Human Rights First said in a press release the Federal Security Service launched an investigation into Oleg Kluenkov of Rakurs, an LGBT advocacy group in Arkhangelsk, after meeting with activists and local officials in Portland, Maine, which has a sister city partnership with the Russian city. He discussed Russia’s gay rights record with U.S. Sen. Patty Murray (D-Wash.), Congressional LGBT Equality Caucus staffers and State Department officials while in D.C.
Human Rights First noted FSB officials raided Kluenkov’s office at the Arkhangelsk university where he teaches psychology. The group said Russian security personnel seized documents related to his work to determine whether he was teaching during his 9-day trip to the U.S.
The organization said administrators at the university where Kluenkov teaches asked for his resignation after the FSB investigation, citing absenteeism and discussing it with his colleagues. Human Rights First noted Kluenkov has refused to leave his position.
“We were alarmed to learn that Oleg may be forced out of his teaching position for promoting the rights of Russia’s LGBT community as part of Arkhangelsk’s Sister City delegation,” said Shawn Gaylord of Human Rights First. “We urge the city government of Portland, Maine, along with the appropriate federal officials to immediately condemn the actions targeting Oleg and to offer support and assistance to the members of Rakurs and Arkhangelsk’s LGBT community.”
Gaylord told the Washington Blade that media attention surrounding Kluenkov’s trip to the U.S. may have prompted the FSB to investigate him. This coverage includes an interview with this reporter while he and a colleague were in D.C.
“We’re concerned by reports that LGBT activist Oleg Kluenkov was targeted and harassed by Russian authorities,” Carole Jackson of the State Department told the Blade.
Svetlana Zakharova of the Russian LGBT Network told the Blade on Thursday that other Russian educators have either been asked to resign or have been terminated “just because of their support for equality or the promotion of LGBT rights” since President Vladimir Putin last June signed into law a bill that bans the promotion of so-called gay propaganda to minors.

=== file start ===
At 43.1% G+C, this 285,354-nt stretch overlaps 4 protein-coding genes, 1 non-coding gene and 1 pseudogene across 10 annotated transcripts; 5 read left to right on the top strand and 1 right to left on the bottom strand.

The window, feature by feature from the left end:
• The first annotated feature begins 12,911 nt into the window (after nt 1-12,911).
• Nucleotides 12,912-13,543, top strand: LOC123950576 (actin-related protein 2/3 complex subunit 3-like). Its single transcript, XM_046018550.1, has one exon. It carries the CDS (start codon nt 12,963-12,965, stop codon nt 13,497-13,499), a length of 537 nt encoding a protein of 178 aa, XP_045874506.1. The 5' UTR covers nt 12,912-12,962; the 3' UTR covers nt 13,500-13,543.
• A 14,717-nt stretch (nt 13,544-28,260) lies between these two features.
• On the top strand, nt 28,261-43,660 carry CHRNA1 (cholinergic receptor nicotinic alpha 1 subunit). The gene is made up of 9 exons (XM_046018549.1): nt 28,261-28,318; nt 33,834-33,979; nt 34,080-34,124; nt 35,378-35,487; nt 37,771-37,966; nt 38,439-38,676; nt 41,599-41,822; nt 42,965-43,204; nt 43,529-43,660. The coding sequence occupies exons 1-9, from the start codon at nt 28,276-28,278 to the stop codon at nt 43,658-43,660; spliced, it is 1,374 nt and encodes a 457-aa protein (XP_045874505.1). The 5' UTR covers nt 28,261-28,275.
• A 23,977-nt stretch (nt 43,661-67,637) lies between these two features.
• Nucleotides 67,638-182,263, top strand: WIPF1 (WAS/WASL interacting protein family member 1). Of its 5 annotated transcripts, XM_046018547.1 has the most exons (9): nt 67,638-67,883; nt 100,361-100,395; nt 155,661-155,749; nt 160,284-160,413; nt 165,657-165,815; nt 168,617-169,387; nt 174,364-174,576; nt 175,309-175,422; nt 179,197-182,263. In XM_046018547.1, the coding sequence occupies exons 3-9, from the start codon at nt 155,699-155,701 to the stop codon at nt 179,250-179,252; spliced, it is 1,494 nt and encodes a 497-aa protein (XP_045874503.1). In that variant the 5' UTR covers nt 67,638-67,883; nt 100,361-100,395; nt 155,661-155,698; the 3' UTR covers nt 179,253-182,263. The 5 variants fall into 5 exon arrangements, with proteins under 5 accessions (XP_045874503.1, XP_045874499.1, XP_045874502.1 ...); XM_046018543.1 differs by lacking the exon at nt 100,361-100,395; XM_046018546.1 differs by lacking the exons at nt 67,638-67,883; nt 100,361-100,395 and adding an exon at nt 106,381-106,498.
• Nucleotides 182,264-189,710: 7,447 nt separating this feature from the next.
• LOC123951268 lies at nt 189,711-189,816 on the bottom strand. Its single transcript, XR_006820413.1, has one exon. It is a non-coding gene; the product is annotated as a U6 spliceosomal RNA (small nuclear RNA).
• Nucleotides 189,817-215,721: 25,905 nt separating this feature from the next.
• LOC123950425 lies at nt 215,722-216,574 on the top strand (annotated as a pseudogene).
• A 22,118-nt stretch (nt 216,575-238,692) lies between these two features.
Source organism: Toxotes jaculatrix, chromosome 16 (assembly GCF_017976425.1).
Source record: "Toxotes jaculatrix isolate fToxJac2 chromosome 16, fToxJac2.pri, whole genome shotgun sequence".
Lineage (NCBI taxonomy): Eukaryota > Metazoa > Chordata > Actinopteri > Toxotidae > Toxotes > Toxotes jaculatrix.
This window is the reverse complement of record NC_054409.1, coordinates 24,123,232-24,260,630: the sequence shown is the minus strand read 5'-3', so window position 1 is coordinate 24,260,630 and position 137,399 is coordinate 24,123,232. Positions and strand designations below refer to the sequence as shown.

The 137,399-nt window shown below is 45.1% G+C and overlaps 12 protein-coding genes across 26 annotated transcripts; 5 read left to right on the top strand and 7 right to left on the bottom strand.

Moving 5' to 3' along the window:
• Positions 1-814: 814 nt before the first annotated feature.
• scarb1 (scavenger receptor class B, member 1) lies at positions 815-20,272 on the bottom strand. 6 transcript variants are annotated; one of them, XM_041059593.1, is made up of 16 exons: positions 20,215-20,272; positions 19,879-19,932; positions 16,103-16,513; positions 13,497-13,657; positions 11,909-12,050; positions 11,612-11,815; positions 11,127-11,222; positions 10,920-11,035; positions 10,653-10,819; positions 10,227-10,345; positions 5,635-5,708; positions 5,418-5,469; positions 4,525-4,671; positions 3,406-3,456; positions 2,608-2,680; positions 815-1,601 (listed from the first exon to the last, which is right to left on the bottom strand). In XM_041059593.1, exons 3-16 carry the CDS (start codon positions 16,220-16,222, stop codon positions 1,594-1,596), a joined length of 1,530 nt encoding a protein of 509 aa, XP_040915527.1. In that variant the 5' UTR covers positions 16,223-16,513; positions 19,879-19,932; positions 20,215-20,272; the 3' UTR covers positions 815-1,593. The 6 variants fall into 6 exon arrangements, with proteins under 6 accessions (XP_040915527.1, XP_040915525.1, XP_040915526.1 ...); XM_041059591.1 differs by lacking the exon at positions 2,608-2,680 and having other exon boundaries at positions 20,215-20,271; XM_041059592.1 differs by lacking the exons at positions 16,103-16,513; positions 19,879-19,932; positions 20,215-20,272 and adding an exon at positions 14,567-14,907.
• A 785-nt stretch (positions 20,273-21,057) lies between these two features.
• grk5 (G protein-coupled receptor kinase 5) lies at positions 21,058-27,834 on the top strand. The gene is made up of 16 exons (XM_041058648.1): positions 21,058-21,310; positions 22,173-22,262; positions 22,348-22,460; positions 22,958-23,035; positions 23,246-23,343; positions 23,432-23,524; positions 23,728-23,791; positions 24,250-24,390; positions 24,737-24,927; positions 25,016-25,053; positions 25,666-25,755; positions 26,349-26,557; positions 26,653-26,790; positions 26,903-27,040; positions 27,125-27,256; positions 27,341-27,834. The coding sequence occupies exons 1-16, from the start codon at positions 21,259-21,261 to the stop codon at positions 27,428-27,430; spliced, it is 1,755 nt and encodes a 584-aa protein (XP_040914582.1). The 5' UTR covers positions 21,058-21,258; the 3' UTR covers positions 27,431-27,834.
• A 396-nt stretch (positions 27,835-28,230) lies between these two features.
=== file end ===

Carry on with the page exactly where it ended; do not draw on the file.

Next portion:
“This situation is absolutely unacceptable,” said Zakharova.
Arkhangelsk officials in 2011 banned propaganda that promotes homosexuality and bisexuality. They quietly repealed the law last October, but Kluenkov told the Blade the statute was a “test pilot” for the nationwide gay propaganda ban.
“The informational campaign that surrounded the regional ban in Arkhangelsk was a miniature version of the mass media campaign that surrounded the adoption of the federal ban,” he said. “It was quite aggressive as we were just slandered and slimed. We were accused of undermining the demography of Russia, undermining traditional values, being a threat to traditional values.”
The Kremlin’s LGBT rights record overshadowed the 2014 Winter Olympics that took place in Sochi, Russia, in February.
The U.S. and other European countries have sharply criticized Putin over escalating tensions between his country and Ukraine that includes last month’s annexation of Crimea. President Obama last month authorized sanctions against the Russian lawmaker who introduced the anti-gay propaganda bill over her role in support of the March 16 referendum on whether the strategic peninsula should declare its independence from Kiev.
“It is crucial that the United States continue to support and protect Russian human rights defenders, who often face persecution and discrimination for their work promoting equality,” said Gaylord.
Zakharova said the Russian LGBT Network plans to launch a public campaign to highlight the scrutiny that Russian officials who discuss and promote gay rights face.
The Blade will provide further updates on this story as they become available.